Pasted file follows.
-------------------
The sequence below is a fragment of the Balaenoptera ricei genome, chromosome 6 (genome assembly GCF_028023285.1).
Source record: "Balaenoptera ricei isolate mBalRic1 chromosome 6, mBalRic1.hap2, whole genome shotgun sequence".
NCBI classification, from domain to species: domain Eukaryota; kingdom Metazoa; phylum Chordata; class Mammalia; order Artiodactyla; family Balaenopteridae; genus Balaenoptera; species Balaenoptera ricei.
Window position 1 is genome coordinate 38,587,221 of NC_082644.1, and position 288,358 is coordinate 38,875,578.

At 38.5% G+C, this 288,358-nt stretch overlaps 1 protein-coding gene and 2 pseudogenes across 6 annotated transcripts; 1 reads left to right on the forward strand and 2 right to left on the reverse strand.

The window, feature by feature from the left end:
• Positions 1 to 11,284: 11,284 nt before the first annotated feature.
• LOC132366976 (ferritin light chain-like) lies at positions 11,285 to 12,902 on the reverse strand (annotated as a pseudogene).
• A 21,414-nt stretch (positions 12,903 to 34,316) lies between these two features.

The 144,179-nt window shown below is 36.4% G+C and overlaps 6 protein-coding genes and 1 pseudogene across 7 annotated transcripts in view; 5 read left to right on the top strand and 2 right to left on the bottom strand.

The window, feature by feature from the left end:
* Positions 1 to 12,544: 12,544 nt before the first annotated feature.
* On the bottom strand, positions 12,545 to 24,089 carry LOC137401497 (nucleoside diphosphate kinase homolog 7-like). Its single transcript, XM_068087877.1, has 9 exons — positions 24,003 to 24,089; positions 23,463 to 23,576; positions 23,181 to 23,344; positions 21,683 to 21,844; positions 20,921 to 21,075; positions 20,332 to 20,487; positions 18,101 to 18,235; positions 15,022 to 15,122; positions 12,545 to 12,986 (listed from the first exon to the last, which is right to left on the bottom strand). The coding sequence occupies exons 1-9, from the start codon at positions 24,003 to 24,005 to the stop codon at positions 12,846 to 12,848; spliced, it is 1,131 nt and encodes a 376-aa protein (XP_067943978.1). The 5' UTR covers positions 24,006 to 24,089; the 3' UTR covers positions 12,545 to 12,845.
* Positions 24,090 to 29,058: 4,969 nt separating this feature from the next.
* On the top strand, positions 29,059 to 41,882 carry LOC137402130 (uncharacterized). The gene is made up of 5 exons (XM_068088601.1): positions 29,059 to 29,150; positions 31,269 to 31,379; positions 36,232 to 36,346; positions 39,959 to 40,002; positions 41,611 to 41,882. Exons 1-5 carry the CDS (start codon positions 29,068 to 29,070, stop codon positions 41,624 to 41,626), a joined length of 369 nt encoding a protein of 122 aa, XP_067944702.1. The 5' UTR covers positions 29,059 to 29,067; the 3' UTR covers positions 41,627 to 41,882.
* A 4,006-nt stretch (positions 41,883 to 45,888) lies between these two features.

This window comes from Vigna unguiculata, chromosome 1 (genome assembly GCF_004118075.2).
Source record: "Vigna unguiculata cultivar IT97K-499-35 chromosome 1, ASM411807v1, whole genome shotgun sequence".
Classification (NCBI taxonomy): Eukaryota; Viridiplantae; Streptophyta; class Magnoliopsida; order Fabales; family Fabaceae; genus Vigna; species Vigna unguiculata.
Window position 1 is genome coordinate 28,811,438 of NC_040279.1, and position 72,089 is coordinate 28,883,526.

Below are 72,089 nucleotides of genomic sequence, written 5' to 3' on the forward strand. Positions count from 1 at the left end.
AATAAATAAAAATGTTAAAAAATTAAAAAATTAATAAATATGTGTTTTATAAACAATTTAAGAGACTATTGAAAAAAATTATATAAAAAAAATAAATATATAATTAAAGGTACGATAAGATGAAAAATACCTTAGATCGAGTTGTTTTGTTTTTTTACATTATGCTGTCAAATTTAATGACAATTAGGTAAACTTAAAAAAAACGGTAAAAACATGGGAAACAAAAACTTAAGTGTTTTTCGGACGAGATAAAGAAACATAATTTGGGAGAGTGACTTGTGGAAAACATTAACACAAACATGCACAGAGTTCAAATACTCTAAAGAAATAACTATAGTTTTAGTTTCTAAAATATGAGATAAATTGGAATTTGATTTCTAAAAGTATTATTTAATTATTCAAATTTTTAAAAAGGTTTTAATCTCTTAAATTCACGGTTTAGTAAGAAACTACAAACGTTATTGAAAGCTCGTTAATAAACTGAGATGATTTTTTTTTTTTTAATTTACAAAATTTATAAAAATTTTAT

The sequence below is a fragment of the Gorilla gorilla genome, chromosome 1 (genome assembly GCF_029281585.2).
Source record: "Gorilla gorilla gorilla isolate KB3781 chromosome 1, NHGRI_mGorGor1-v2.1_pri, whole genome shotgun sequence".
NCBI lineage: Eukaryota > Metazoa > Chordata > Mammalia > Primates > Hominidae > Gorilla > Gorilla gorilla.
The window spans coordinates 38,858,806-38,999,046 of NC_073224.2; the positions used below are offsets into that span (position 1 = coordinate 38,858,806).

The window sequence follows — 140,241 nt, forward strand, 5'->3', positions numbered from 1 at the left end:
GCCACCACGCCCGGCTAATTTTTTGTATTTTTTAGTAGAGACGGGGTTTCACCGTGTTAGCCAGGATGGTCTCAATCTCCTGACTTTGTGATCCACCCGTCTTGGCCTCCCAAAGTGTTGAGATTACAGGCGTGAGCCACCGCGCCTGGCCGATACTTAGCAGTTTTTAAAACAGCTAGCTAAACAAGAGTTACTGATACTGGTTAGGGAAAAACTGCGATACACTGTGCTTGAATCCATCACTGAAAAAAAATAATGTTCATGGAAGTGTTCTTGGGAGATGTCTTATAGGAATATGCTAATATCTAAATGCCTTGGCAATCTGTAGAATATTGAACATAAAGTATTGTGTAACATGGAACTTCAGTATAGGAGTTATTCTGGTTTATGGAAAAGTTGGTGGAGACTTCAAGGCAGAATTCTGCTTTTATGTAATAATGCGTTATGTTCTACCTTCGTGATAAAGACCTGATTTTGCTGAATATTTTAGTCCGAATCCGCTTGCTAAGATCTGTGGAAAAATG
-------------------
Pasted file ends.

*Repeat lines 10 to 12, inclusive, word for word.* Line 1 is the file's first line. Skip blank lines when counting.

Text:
The 144,179-nt window shown below is 36.4% G+C and overlaps 6 protein-coding genes and 1 pseudogene across 7 annotated transcripts in view; 5 read left to right on the top strand and 2 right to left on the bottom strand.

The window, feature by feature from the left end:
* Positions 1 to 12,544: 12,544 nt before the first annotated feature.